Consolidator picked up BBC Orchestra in ‘fierce’ tender

jelf

Picking up new corporate clients helped Jelf towards its 69.3% improvement in the profitability of its insurance business, its group chief executive Alex Always has said.

The broker reported earnings before interest, tax, depreciation and amortisation had risen to £9.4m in the year to 30 September 2014.

Speaking to Insurance Times Alway said Jelf grew its corporate client base in the year on the back of its 2013 acquisition of The Insurance Partnership, which had a bigger mix of corporate clients.  Wins included the BBC Orchestra and parts of the BBC.

“We were in a fierce tender with one or two national brokers and we won,” he said.

“Whilst it’s great to record those big cases we do provide very good service to the owner-managed sector. Our new business numbers are very high,” he said.

However Alway admitted that Jelf’s plans to win more schemes and affinities business in 2014 had “gone well, but not as well as planned.”

“The competition’s been very tough,” he said. “Just about every broker has schemes and affinities as a key strategic development area. Those that have them are holding onto them. We’ll continue trying to come back again and again until we get that traction.”

Moving all its offices to Acturis also helped Jelf to trade more efficiently and improve its margins, Alway said.

“We spent an awful lot of money on technology the year before. We haven’t lost any staff but became a lot more efficient in the way we deal with our clients,” he said.

Meanwhile Alway said cross-selling had increased by 20% across the company, mainly with the insurance business, which makes up 67% of group turnover, passing leads to the employee benefits business.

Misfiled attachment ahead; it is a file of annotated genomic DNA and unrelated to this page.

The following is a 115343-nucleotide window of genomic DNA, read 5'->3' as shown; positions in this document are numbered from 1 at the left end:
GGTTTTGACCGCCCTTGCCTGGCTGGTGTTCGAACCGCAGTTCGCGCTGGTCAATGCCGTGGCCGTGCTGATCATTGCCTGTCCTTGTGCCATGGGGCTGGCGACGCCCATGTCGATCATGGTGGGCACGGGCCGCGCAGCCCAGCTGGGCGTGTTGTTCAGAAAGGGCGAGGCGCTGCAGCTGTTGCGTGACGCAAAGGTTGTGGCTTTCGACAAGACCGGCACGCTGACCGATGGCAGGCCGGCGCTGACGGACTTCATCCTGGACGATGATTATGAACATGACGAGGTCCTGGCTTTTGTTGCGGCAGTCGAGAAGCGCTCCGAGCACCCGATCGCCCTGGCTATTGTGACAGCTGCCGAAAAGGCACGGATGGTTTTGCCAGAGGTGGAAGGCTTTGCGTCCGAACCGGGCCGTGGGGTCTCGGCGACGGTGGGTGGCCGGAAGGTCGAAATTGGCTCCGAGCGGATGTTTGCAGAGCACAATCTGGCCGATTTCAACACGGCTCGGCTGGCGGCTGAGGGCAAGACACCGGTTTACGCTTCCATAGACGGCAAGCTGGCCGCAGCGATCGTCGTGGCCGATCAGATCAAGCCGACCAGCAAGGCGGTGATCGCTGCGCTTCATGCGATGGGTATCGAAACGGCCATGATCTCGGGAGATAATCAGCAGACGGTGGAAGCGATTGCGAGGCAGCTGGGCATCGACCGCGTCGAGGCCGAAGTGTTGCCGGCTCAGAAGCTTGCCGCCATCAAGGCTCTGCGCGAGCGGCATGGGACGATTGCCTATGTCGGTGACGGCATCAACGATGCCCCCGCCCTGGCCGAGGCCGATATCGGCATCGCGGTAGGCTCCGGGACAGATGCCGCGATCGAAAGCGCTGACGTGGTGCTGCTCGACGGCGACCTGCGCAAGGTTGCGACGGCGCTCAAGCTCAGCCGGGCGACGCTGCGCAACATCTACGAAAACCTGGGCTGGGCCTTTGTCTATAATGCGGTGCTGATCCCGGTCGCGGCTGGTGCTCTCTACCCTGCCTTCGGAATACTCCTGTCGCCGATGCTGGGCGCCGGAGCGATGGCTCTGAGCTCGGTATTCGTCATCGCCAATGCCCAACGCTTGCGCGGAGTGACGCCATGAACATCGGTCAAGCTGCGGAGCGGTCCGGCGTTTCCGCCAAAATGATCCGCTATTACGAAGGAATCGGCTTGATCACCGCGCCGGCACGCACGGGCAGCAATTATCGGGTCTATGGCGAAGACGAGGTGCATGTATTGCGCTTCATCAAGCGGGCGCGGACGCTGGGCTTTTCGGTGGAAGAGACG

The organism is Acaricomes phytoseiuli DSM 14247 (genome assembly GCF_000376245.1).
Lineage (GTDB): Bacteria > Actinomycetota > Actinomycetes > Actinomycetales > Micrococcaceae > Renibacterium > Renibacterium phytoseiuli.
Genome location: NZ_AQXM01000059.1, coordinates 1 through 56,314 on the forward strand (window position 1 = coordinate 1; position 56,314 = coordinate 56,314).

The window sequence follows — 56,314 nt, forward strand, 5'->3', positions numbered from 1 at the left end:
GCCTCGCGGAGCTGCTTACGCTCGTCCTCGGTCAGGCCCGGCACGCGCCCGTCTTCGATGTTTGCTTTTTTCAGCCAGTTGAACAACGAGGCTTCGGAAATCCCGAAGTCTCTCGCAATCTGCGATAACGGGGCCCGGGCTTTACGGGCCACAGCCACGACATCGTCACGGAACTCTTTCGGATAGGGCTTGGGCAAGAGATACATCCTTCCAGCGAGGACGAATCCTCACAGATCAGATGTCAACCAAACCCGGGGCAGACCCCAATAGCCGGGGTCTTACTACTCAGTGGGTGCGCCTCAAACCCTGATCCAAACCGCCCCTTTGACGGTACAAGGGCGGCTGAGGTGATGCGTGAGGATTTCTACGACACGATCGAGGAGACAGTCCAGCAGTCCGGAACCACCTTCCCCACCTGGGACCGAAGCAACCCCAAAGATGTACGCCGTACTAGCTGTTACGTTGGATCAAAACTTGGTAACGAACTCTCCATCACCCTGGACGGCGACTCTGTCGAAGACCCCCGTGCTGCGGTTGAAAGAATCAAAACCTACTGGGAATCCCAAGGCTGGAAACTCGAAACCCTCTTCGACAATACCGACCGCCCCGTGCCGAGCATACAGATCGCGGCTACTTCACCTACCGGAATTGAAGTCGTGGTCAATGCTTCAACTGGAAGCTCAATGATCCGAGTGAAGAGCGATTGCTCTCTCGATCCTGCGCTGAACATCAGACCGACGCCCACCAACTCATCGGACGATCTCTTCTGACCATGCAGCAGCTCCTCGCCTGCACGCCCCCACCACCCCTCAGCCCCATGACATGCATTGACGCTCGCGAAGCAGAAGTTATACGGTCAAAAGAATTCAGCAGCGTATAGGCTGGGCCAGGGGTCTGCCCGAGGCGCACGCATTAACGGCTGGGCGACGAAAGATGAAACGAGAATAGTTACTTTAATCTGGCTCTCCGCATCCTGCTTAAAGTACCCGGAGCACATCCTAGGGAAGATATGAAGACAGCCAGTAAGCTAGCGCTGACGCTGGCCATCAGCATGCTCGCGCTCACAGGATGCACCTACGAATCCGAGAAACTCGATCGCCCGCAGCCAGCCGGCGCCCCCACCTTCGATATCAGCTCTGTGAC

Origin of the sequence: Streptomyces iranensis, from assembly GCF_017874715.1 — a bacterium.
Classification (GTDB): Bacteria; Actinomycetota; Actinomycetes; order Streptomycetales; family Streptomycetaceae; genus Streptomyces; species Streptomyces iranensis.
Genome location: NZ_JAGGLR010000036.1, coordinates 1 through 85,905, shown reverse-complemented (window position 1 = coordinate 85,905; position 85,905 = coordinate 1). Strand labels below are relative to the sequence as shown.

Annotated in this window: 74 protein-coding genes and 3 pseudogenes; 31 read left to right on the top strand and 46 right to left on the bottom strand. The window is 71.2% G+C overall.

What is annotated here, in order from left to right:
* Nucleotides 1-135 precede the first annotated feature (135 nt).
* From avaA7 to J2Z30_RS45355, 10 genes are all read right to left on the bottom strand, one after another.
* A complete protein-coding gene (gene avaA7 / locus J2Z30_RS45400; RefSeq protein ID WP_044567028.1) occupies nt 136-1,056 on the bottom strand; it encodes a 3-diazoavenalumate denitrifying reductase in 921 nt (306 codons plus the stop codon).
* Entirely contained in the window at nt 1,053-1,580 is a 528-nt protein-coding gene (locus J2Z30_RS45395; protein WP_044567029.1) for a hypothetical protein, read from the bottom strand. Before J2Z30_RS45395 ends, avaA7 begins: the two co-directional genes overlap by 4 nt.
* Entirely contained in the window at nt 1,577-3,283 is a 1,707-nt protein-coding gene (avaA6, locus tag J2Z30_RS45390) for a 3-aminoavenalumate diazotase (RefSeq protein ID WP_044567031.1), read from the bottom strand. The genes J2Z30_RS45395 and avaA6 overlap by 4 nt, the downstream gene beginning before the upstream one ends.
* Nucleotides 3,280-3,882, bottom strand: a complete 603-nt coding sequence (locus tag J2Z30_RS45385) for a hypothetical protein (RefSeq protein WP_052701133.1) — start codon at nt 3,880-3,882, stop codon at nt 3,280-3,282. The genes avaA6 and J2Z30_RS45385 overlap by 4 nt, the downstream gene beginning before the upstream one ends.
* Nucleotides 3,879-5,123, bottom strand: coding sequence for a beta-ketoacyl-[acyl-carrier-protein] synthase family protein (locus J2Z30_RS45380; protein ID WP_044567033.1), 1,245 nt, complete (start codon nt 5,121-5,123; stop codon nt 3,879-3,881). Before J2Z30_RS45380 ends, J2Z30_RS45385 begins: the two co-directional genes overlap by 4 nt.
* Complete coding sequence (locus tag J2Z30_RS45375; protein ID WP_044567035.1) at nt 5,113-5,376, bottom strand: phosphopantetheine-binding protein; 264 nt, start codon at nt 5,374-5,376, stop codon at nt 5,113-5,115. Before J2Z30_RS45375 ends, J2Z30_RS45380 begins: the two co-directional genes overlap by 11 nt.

“There’s always been an incentive scheme but for the first time ever we had a reliable information system to manage it,” he said.

Acquisitions and people

Alway said Jelf was seeing a “fair bit of activity” in both the job and acquisition market.

“I believe that’s down to turmoil in marketplace,” he said.

“Whether small or large we’re looking a number of prospects and have a healthy pipeline of enquiries. We have a strong record of acquiring medium companies every 18 months,” he said.

The last medium-sized company Jelf bought was its £12m buy of The Insurance Partnership in May 2013.

Not for sale

Jelf yesterday announced yesterday a new incentive scheme which would reward executive management and key revenue producers with cash if the company sells above a certain price. The company said the threshold had been set at a “significant premium” over its share price on 5 December of 123.5p.

Jelf said in an announcement to the London stock exchange that it was in the interests of the company and its shareholders if management are “incentivised to deliver exceptional performance which could lead to a highly attractive exit valuation for the company.

“In addition, it is in the interests of the Company that key executives and revenue producers are incentivised to remain with the company up to the date of any possible transaction,” it said.

Always said the incentive scheme was not a precursor to a sale but rather a way of sharing Jelf’s success with its employees, and that the company would still be independent in 12 months.

“We’re still here, still growing and generating profit,” he said.

“Whilst not quite John Lewis we strongly believe in employees sharing in the success of the business,” he said.

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